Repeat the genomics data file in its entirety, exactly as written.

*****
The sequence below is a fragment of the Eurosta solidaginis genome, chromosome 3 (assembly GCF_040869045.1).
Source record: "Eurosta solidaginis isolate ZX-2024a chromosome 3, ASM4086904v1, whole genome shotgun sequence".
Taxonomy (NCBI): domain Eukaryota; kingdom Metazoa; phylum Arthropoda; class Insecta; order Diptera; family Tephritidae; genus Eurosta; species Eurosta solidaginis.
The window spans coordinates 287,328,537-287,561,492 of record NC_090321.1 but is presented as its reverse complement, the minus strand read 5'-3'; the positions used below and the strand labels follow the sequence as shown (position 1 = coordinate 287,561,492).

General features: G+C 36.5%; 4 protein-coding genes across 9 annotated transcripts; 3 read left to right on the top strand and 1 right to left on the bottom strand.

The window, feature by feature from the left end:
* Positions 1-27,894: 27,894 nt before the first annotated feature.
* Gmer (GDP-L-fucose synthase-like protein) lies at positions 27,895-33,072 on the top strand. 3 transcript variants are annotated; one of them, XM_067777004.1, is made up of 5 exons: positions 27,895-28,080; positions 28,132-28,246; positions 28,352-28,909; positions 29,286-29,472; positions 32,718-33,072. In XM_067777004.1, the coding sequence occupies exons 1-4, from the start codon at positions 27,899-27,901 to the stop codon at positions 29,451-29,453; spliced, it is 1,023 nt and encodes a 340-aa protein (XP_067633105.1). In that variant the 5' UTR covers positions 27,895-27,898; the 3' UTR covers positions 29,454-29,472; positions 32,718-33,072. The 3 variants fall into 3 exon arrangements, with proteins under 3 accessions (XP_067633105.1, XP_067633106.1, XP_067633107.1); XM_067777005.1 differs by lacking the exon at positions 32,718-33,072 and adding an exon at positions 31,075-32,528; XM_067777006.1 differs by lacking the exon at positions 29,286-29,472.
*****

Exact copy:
The sequence below is a fragment of the Eurosta solidaginis genome, chromosome 3 (assembly GCF_040869045.1).
Source record: "Eurosta solidaginis isolate ZX-2024a chromosome 3, ASM4086904v1, whole genome shotgun sequence".
Taxonomy (NCBI): domain Eukaryota; kingdom Metazoa; phylum Arthropoda; class Insecta; order Diptera; family Tephritidae; genus Eurosta; species Eurosta solidaginis.
The window spans coordinates 287,328,537-287,561,492 of record NC_090321.1 but is presented as its reverse complement, the minus strand read 5'-3'; the positions used below and the strand labels follow the sequence as shown (position 1 = coordinate 287,561,492).

General features: G+C 36.5%; 4 protein-coding genes across 9 annotated transcripts; 3 read left to right on the top strand and 1 right to left on the bottom strand.

The window, feature by feature from the left end:
* Positions 1-27,894: 27,894 nt before the first annotated feature.
* Gmer (GDP-L-fucose synthase-like protein) lies at positions 27,895-33,072 on the top strand. 3 transcript variants are annotated; one of them, XM_067777004.1, is made up of 5 exons: positions 27,895-28,080; positions 28,132-28,246; positions 28,352-28,909; positions 29,286-29,472; positions 32,718-33,072. In XM_067777004.1, the coding sequence occupies exons 1-4, from the start codon at positions 27,899-27,901 to the stop codon at positions 29,451-29,453; spliced, it is 1,023 nt and encodes a 340-aa protein (XP_067633105.1). In that variant the 5' UTR covers positions 27,895-27,898; the 3' UTR covers positions 29,454-29,472; positions 32,718-33,072. The 3 variants fall into 3 exon arrangements, with proteins under 3 accessions (XP_067633105.1, XP_067633106.1, XP_067633107.1); XM_067777005.1 differs by lacking the exon at positions 32,718-33,072 and adding an exon at positions 31,075-32,528; XM_067777006.1 differs by lacking the exon at positions 29,286-29,472.